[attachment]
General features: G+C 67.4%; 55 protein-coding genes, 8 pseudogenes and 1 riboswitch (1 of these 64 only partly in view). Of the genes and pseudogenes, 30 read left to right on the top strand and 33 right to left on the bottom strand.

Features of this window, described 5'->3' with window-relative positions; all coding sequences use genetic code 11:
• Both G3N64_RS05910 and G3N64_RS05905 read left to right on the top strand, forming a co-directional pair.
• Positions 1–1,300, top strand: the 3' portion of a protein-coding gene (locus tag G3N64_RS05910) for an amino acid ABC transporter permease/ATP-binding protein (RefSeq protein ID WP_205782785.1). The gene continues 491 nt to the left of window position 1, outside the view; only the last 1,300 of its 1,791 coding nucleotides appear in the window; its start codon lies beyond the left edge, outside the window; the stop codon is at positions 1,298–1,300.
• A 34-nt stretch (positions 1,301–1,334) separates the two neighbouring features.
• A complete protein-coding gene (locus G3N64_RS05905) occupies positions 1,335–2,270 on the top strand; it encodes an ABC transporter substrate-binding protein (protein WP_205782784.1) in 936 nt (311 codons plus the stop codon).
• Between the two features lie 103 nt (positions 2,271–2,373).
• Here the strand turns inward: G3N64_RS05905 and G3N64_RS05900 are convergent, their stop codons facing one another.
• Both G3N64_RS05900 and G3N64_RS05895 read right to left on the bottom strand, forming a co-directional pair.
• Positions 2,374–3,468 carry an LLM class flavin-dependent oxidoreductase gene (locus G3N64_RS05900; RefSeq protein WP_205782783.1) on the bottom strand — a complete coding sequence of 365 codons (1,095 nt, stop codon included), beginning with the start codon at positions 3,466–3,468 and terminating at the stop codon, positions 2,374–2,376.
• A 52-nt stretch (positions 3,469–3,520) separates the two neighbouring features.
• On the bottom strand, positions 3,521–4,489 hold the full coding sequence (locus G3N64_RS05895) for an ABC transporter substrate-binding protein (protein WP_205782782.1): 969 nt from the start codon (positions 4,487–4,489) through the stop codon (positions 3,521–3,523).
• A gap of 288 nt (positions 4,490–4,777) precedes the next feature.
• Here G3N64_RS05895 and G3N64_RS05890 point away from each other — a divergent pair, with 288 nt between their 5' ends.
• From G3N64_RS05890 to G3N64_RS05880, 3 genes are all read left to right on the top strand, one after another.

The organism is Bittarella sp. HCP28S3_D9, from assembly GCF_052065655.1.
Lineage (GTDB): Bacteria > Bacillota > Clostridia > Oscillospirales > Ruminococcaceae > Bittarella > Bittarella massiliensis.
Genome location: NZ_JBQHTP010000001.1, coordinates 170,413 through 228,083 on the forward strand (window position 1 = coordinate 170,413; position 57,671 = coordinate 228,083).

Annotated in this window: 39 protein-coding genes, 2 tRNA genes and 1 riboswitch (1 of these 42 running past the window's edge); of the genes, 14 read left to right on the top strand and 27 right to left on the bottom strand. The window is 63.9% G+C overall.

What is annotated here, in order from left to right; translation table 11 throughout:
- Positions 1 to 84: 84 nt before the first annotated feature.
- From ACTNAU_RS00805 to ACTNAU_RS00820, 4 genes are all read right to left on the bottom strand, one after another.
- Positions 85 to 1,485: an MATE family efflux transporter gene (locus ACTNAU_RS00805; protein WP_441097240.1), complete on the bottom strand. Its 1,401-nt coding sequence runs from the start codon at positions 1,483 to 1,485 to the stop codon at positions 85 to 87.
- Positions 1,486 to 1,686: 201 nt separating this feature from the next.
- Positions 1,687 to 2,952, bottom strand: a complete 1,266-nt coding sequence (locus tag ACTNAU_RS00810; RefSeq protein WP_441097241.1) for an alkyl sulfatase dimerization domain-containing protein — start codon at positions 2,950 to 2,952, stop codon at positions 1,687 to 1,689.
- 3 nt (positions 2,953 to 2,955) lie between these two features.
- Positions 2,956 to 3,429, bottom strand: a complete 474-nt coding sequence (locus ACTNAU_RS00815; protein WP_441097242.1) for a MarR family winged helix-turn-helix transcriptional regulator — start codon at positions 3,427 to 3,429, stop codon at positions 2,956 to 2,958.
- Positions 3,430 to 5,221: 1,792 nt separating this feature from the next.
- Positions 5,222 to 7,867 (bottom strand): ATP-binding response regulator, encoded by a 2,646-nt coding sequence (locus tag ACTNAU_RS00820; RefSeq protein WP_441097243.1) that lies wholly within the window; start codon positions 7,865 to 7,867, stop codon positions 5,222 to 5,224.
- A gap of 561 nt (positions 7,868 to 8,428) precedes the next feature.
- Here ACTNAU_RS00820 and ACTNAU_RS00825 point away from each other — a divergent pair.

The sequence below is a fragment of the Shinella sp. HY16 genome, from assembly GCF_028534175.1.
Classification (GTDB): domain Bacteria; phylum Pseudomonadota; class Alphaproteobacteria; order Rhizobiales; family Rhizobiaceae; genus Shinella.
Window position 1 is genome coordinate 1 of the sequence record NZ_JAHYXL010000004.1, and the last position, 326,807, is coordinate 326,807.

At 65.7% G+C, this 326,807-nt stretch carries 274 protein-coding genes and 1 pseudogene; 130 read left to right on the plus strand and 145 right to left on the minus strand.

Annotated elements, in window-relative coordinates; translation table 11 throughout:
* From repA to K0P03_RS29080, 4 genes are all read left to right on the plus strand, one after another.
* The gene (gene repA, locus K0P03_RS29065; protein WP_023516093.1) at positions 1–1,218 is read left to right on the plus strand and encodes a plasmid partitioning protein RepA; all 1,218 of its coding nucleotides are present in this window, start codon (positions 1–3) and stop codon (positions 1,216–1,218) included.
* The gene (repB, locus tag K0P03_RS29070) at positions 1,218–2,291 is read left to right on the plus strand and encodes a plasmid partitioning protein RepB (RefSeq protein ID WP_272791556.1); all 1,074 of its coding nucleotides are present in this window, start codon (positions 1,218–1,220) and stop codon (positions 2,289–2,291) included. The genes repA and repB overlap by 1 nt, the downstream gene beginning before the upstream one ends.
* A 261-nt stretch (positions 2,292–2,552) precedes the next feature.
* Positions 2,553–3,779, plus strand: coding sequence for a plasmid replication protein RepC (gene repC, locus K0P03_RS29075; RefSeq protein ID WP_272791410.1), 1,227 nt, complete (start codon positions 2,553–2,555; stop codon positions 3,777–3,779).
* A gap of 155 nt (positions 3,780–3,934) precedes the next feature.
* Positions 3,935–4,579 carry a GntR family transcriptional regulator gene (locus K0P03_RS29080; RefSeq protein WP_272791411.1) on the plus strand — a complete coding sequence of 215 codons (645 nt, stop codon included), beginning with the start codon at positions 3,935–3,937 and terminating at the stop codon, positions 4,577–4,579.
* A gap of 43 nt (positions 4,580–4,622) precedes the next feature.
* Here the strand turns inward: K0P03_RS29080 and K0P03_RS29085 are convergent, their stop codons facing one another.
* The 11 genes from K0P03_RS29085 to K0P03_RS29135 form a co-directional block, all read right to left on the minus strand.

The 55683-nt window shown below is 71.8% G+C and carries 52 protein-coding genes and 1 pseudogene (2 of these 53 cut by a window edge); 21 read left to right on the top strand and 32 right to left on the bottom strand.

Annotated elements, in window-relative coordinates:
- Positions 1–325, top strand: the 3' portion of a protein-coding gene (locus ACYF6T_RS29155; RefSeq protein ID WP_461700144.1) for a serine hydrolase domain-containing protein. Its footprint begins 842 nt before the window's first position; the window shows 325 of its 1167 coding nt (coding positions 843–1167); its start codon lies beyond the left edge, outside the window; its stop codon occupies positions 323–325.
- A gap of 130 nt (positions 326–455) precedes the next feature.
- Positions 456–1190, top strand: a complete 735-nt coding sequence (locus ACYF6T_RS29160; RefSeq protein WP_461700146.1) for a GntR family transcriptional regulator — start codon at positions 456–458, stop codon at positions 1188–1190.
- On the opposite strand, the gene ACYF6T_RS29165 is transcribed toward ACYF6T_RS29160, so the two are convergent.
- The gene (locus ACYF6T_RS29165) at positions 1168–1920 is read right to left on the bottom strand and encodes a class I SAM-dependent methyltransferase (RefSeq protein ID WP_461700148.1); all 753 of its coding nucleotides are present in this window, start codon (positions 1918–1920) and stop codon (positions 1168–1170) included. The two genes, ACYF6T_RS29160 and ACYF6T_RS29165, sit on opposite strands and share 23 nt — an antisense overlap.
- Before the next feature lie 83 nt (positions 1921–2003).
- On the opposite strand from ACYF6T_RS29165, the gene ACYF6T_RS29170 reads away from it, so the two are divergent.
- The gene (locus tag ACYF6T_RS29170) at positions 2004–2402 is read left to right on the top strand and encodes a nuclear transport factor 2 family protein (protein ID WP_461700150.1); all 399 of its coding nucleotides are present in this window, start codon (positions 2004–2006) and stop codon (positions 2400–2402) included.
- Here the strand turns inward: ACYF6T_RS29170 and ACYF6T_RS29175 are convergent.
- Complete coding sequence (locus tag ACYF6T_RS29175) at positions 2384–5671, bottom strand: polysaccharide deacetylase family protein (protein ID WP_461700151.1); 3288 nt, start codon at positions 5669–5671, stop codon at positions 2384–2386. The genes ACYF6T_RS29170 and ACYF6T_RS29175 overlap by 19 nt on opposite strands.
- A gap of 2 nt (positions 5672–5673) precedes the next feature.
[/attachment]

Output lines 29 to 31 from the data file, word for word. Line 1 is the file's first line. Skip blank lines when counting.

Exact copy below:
- Positions 5,222 to 7,867 (bottom strand): ATP-binding response regulator, encoded by a 2,646-nt coding sequence (locus tag ACTNAU_RS00820; RefSeq protein WP_441097243.1) that lies wholly within the window; start codon positions 7,865 to 7,867, stop codon positions 5,222 to 5,224.
- A gap of 561 nt (positions 7,868 to 8,428) precedes the next feature.
- Here ACTNAU_RS00820 and ACTNAU_RS00825 point away from each other — a divergent pair.